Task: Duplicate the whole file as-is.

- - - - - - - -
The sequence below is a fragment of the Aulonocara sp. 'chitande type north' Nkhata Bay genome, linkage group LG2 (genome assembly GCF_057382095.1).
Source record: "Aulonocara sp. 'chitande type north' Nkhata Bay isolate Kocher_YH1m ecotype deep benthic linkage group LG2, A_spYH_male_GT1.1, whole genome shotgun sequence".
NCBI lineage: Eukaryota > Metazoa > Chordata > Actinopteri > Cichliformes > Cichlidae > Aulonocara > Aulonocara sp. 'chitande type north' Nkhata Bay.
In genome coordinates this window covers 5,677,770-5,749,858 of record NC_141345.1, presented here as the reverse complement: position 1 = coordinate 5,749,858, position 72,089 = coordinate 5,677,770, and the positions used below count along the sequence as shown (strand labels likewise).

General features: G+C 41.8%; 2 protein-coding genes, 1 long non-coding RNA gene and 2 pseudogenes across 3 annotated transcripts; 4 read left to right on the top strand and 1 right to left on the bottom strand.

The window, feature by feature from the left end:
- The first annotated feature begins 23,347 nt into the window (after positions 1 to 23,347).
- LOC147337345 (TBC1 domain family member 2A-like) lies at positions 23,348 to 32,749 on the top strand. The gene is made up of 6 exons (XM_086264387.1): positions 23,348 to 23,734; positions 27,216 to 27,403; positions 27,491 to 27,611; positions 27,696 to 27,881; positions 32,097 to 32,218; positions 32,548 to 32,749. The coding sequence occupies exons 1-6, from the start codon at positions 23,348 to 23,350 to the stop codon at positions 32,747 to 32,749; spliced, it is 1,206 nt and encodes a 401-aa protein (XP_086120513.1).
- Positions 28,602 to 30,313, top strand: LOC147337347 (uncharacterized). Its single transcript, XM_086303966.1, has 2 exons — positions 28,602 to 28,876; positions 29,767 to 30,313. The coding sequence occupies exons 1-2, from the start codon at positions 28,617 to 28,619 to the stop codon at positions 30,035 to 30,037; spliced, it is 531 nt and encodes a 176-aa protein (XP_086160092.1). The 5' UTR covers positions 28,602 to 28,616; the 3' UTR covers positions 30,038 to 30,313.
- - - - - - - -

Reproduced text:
The sequence below is a fragment of the Aulonocara sp. 'chitande type north' Nkhata Bay genome, linkage group LG2 (genome assembly GCF_057382095.1).
Source record: "Aulonocara sp. 'chitande type north' Nkhata Bay isolate Kocher_YH1m ecotype deep benthic linkage group LG2, A_spYH_male_GT1.1, whole genome shotgun sequence".
NCBI lineage: Eukaryota > Metazoa > Chordata > Actinopteri > Cichliformes > Cichlidae > Aulonocara > Aulonocara sp. 'chitande type north' Nkhata Bay.
In genome coordinates this window covers 5,677,770-5,749,858 of record NC_141345.1, presented here as the reverse complement: position 1 = coordinate 5,749,858, position 72,089 = coordinate 5,677,770, and the positions used below count along the sequence as shown (strand labels likewise).

General features: G+C 41.8%; 2 protein-coding genes, 1 long non-coding RNA gene and 2 pseudogenes across 3 annotated transcripts; 4 read left to right on the top strand and 1 right to left on the bottom strand.

The window, feature by feature from the left end:
- The first annotated feature begins 23,347 nt into the window (after positions 1 to 23,347).
- LOC147337345 (TBC1 domain family member 2A-like) lies at positions 23,348 to 32,749 on the top strand. The gene is made up of 6 exons (XM_086264387.1): positions 23,348 to 23,734; positions 27,216 to 27,403; positions 27,491 to 27,611; positions 27,696 to 27,881; positions 32,097 to 32,218; positions 32,548 to 32,749. The coding sequence occupies exons 1-6, from the start codon at positions 23,348 to 23,350 to the stop codon at positions 32,747 to 32,749; spliced, it is 1,206 nt and encodes a 401-aa protein (XP_086120513.1).
- Positions 28,602 to 30,313, top strand: LOC147337347 (uncharacterized). Its single transcript, XM_086303966.1, has 2 exons — positions 28,602 to 28,876; positions 29,767 to 30,313. The coding sequence occupies exons 1-2, from the start codon at positions 28,617 to 28,619 to the stop codon at positions 30,035 to 30,037; spliced, it is 531 nt and encodes a 176-aa protein (XP_086160092.1). The 5' UTR covers positions 28,602 to 28,616; the 3' UTR covers positions 30,038 to 30,313.